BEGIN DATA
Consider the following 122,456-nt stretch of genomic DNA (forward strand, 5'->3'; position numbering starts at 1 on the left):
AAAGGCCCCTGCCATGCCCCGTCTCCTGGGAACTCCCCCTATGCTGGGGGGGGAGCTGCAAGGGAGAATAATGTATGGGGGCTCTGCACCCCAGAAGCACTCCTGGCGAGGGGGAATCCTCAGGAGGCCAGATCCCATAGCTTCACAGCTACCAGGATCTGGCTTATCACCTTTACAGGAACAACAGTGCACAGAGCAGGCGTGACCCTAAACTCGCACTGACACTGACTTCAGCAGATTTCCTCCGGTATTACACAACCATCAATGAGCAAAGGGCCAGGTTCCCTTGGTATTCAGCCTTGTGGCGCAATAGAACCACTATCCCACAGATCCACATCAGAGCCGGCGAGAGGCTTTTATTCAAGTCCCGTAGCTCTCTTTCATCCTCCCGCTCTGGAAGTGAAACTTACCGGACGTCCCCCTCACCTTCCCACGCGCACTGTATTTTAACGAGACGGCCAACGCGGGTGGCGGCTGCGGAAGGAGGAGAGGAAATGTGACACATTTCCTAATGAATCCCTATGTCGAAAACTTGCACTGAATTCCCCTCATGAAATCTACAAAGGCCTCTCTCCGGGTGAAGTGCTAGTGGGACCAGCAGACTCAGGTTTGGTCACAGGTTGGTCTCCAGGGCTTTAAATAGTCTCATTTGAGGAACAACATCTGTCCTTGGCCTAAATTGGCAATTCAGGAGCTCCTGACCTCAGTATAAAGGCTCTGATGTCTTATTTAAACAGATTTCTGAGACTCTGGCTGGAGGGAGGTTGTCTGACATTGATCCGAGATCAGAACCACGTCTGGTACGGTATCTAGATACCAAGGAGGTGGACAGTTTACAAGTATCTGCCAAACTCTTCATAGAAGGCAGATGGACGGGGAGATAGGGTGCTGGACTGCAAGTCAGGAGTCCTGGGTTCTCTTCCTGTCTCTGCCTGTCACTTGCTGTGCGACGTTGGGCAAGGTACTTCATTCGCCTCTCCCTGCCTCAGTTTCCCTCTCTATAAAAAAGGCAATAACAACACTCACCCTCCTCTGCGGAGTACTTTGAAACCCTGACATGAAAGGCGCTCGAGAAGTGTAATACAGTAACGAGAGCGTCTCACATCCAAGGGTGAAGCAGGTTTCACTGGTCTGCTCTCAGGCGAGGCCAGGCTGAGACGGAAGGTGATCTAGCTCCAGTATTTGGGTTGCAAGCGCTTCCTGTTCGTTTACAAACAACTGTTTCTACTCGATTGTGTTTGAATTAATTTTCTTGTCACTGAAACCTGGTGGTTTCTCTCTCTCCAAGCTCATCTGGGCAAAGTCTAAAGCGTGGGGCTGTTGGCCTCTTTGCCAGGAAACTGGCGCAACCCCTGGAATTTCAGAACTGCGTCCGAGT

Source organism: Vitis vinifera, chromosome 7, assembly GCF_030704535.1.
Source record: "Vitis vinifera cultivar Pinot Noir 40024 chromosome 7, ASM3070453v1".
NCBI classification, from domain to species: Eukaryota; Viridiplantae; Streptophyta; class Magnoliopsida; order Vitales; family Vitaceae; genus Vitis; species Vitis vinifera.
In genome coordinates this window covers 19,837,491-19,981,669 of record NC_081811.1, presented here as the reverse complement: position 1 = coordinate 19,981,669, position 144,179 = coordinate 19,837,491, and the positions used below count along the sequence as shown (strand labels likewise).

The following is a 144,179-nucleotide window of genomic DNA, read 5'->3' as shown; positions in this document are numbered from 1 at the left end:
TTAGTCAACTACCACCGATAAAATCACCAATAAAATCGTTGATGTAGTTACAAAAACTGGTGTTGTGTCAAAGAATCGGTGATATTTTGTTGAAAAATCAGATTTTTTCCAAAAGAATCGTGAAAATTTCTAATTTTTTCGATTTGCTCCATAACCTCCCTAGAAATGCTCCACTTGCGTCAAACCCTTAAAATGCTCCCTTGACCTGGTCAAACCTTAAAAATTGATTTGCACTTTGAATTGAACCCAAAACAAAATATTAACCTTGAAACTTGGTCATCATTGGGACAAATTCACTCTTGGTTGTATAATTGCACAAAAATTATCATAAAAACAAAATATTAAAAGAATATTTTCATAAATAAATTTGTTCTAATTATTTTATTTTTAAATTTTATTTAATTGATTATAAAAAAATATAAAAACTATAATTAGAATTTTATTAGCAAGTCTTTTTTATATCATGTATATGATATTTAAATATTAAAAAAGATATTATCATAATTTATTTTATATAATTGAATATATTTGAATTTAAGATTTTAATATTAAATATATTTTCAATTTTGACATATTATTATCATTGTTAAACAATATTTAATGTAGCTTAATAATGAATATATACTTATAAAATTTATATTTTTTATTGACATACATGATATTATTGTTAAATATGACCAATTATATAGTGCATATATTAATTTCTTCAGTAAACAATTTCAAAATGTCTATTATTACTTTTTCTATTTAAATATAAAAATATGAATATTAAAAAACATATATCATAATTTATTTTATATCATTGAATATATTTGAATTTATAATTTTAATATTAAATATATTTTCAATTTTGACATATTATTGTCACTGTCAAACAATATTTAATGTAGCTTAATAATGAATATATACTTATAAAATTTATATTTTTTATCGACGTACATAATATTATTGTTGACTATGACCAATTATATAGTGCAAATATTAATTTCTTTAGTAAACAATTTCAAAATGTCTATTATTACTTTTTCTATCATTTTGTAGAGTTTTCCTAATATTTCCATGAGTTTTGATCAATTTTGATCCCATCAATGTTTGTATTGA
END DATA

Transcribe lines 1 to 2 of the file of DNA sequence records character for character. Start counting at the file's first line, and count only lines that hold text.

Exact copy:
Consider the following 122,456-nt stretch of genomic DNA (forward strand, 5'->3'; position numbering starts at 1 on the left):
AAAGGCCCCTGCCATGCCCCGTCTCCTGGGAACTCCCCCTATGCTGGGGGGGGAGCTGCAAGGGAGAATAATGTATGGGGGCTCTGCACCCCAGAAGCACTCCTGGCGAGGGGGAATCCTCAGGAGGCCAGATCCCATAGCTTCACAGCTACCAGGATCTGGCTTATCACCTTTACAGGAACAACAGTGCACAGAGCAGGCGTGACCCTAAACTCGCACTGACACTGACTTCAGCAGATTTCCTCCGGTATTACACAACCATCAATGAGCAAAGGGCCAGGTTCCCTTGGTATTCAGCCTTGTGGCGCAATAGAACCACTATCCCACAGATCCACATCAGAGCCGGCGAGAGGCTTTTATTCAAGTCCCGTAGCTCTCTTTCATCCTCCCGCTCTGGAAGTGAAACTTACCGGACGTCCCCCTCACCTTCCCACGCGCACTGTATTTTAACGAGACGGCCAACGCGGGTGGCGGCTGCGGAAGGAGGAGAGGAAATGTGACACATTTCCTAATGAATCCCTATGTCGAAAACTTGCACTGAATTCCCCTCATGAAATCTACAAAGGCCTCTCTCCGGGTGAAGTGCTAGTGGGACCAGCAGACTCAGGTTTGGTCACAGGTTGGTCTCCAGGGCTTTAAATAGTCTCATTTGAGGAACAACATCTGTCCTTGGCCTAAATTGGCAATTCAGGAGCTCCTGACCTCAGTATAAAGGCTCTGATGTCTTATTTAAACAGATTTCTGAGACTCTGGCTGGAGGGAGGTTGTCTGACATTGATCCGAGATCAGAACCACGTCTGGTACGGTATCTAGATACCAAGGAGGTGGACAGTTTACAAGTATCTGCCAAACTCTTCATAGAAGGCAGATGGACGGGGAGATAGGGTGCTGGACTGCAAGTCAGGAGTCCTGGGTTCTCTTCCTGTCTCTGCCTGTCACTTGCTGTGCGACGTTGGGCAAGGTACTTCATTCGCCTCTCCCTGCCTCAGTTTCCCTCTCTATAAAAAAGGCAATAACAACACTCACCCTCCTCTGCGGAGTACTTTGAAACCCTGACATGAAAGGCGCTCGAGAAGTGTAATACAGTAACGAGAGCGTCTCACATCCAAGGGTGAAGCAGGTTTCACTGGTCTGCTCTCAGGCGAGGCCAGGCTGAGACGGAAGGTGATCTAGCTCCAGTATTTGGGTTGCAAGCGCTTCCTGTTCGTTTACAAACAACTGTTTCTACTCGATTGTGTTTGAATTAATTTTCTTGTCACTGAAACCTGGTGGTTTCTCTCTCTCCAAGCTCATCTGGGCAAAGTCTAAAGCGTGGGGCTGTTGGCCTCTTTGCCAGGAAACTGGCGCAACCCCTGGAATTTCAGAACTGCGTCCGAGT